Pensions raise difficult accounting questions

Finance directors need to worry about cash flow, not the size of the pensions deficit, says Ray Jones of the Charity Commission

Ray Jones
Ray Jones

If there is one single issue that is guaranteed to set the blood of accountants coursing, it's accounting for pension scheme liabilities. Some still see FRS17 - the accounting standard that requires balance sheet recognition of pension asset and liabilities - as a flawed standard that provides a snapshot picture of a position that will unfold over many years. Some say the standard has been the nail in the coffin of defined-benefit pension schemes. Others have sympathy with what the standard is trying to achieve, but find the detailed disclosure of the assumptions required to be beyond the wit of man.

Alexander Forbes recently estimated that current pension shortfalls in the sector's top 20 charities amount to more than £600m. This sum is not payable today, tomorrow or next year. And the actuarial valuation on which funding requirements are based may be significantly different from the FRS17-calculated liability. The real worry for finance directors is not the size of the debt, but the impact on cash flow.

In reality, an FRS17 valuation has no direct effect on the cost of a pension provision. Cost is linked to the scheme's provisions, life expectancy, investment returns and the tax regime. Pension contributions will be arrived at through negotiations with the pension trustees, subject to statutory funding requirements.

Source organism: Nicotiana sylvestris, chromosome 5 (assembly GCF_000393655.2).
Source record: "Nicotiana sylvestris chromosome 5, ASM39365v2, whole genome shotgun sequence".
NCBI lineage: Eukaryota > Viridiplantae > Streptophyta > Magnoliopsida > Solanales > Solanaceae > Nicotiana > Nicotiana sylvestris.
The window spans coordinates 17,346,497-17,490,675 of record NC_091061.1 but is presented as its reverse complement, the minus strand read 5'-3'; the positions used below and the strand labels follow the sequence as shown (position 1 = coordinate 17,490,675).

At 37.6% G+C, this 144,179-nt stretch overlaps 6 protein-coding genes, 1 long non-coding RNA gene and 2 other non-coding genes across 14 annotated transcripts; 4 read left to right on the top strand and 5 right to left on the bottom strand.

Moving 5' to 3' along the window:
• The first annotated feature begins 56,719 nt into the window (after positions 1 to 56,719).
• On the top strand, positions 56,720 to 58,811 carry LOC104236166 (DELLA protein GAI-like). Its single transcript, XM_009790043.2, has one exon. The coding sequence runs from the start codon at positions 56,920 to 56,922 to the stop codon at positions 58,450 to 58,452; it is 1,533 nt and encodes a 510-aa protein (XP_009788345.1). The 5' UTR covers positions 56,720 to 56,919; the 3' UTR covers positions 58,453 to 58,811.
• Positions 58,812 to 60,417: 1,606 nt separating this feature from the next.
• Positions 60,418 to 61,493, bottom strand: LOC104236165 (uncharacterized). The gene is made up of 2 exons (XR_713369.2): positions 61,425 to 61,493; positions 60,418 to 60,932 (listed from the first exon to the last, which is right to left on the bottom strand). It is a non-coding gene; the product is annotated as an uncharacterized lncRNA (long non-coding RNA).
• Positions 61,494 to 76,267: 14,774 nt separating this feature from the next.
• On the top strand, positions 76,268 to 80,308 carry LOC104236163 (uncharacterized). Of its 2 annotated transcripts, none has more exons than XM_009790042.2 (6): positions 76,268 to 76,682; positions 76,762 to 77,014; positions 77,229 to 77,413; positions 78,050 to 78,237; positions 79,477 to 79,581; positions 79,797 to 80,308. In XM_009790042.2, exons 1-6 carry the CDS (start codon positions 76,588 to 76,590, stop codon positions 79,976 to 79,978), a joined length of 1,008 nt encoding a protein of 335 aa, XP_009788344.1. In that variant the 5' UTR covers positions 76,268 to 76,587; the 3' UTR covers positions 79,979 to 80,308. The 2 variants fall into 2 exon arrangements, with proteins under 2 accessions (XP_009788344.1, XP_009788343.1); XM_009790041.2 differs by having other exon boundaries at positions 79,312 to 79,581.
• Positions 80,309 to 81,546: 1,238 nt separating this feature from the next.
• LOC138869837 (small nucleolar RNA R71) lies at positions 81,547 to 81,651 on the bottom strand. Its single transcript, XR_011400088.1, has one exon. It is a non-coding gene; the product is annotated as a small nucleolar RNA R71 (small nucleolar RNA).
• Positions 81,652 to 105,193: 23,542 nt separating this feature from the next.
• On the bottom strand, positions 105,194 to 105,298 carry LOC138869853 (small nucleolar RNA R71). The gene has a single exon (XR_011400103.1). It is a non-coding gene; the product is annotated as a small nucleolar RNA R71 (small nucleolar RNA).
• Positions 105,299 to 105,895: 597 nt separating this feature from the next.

But what FRS17 does do is open finance directors' eyes to their level of exposure to pension fund and investment risk.

Where a substantial pension deficit exists, the finance director's mind will naturally also turn to questions of solvency and going concern. The first question is whether expected future cash flows can absorb the costs of any recovery plan. In effect, can you meet debts when they become due? This is the first test of solvency. Fortunately, the Pensions Regulator recognises the need for flexible recovery plans.

Things might get a little more complex where a charity borrows money, but perhaps the most difficult questions are: at what stage does the cost of pension contributions start to affect a charity's ability to raise funds? And when do pension costs affect a charity's ability to win contracts, or even have an impact on voluntary giving? The answer here will be different for each charity.

For those facing these difficult questions, a good starting point is the Charity Commission's recently updated Q&A pack on defined benefit pension schemes.

You can download the pack from the commission's website at charities/dbps.asp.

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